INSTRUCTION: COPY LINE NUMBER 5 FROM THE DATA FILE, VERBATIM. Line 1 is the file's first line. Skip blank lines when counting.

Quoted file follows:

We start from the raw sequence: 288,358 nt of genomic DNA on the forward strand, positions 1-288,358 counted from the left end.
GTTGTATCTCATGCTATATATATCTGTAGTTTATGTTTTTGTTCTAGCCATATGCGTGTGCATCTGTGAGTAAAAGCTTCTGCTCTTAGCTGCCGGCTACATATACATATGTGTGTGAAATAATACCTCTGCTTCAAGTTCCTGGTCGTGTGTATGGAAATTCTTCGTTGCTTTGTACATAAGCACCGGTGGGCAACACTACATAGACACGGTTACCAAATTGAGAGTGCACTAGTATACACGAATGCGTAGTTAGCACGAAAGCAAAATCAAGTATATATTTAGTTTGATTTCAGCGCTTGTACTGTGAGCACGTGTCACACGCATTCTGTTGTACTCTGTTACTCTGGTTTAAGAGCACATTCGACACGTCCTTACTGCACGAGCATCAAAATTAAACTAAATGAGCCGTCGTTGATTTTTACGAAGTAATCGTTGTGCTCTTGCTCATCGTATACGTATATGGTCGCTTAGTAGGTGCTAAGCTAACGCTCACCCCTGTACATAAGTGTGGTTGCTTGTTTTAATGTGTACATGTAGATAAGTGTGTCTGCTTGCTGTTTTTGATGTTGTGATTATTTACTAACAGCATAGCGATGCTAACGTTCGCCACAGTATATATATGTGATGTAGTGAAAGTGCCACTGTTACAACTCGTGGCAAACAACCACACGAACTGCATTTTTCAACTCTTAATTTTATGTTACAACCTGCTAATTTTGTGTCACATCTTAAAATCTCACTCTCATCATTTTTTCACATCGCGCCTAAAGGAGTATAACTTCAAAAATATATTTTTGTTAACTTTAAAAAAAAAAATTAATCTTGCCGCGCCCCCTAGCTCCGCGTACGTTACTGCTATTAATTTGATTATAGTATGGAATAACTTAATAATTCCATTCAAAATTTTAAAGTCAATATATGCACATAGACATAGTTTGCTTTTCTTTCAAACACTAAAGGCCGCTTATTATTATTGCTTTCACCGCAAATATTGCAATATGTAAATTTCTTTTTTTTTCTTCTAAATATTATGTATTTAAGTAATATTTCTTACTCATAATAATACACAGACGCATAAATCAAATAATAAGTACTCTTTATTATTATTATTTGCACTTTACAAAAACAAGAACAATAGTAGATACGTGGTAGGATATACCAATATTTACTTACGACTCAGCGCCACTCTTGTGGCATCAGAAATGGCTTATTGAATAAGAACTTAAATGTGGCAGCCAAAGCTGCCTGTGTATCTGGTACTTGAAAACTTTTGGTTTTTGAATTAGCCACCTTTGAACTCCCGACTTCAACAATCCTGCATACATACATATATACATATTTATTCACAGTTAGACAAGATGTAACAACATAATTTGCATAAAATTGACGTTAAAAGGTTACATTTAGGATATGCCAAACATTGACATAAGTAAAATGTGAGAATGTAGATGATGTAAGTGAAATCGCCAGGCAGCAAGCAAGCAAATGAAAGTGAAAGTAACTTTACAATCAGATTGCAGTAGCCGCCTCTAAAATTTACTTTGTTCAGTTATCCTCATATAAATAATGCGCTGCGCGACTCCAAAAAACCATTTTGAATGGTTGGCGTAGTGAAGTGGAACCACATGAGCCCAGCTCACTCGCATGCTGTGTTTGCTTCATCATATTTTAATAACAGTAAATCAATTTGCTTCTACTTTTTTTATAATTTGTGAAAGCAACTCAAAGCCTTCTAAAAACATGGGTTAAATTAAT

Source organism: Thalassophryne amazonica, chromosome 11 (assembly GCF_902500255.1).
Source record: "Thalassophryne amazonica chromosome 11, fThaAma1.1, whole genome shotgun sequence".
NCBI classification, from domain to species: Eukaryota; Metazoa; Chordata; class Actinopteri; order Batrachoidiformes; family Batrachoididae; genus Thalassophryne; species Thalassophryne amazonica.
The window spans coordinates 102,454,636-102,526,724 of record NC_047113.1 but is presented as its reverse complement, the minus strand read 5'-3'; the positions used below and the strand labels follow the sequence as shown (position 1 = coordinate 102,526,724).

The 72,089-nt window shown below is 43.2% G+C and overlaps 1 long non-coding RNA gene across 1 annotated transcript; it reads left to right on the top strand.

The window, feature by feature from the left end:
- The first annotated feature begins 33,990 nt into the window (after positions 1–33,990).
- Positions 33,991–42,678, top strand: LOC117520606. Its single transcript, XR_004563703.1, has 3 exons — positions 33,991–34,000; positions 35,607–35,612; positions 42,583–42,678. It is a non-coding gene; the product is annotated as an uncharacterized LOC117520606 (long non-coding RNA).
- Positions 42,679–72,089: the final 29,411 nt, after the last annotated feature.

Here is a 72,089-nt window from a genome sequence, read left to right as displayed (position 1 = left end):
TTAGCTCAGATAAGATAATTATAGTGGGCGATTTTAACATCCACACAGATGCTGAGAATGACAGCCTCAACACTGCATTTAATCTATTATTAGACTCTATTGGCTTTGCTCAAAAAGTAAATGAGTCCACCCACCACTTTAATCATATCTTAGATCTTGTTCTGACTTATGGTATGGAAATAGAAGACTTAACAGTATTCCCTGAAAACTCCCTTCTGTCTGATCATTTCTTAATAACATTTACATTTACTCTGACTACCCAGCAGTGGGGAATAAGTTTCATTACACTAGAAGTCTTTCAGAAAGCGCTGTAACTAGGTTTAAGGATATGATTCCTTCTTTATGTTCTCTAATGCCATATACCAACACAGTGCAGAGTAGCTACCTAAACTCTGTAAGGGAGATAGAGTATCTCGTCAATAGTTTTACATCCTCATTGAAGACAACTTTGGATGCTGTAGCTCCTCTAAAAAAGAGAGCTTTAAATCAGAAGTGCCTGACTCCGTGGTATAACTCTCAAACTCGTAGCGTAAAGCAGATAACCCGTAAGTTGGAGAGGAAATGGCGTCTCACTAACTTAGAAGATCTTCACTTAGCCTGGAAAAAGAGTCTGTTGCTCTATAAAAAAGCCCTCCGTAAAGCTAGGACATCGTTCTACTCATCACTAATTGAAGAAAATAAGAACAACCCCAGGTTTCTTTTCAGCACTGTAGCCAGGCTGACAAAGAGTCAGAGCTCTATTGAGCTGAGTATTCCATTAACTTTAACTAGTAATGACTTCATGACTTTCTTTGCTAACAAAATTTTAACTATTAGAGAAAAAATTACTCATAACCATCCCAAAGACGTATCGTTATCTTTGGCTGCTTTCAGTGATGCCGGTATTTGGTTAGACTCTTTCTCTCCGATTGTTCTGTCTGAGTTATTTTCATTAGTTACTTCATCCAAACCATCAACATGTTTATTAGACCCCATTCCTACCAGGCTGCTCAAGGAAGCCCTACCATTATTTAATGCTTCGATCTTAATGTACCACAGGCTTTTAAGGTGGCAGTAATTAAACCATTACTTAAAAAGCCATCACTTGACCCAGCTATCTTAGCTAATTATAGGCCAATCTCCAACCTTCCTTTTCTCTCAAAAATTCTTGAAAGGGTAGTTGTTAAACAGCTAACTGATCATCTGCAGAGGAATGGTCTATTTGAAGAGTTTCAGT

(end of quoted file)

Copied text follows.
NCBI classification, from domain to species: Eukaryota; Metazoa; Chordata; class Actinopteri; order Batrachoidiformes; family Batrachoididae; genus Thalassophryne; species Thalassophryne amazonica.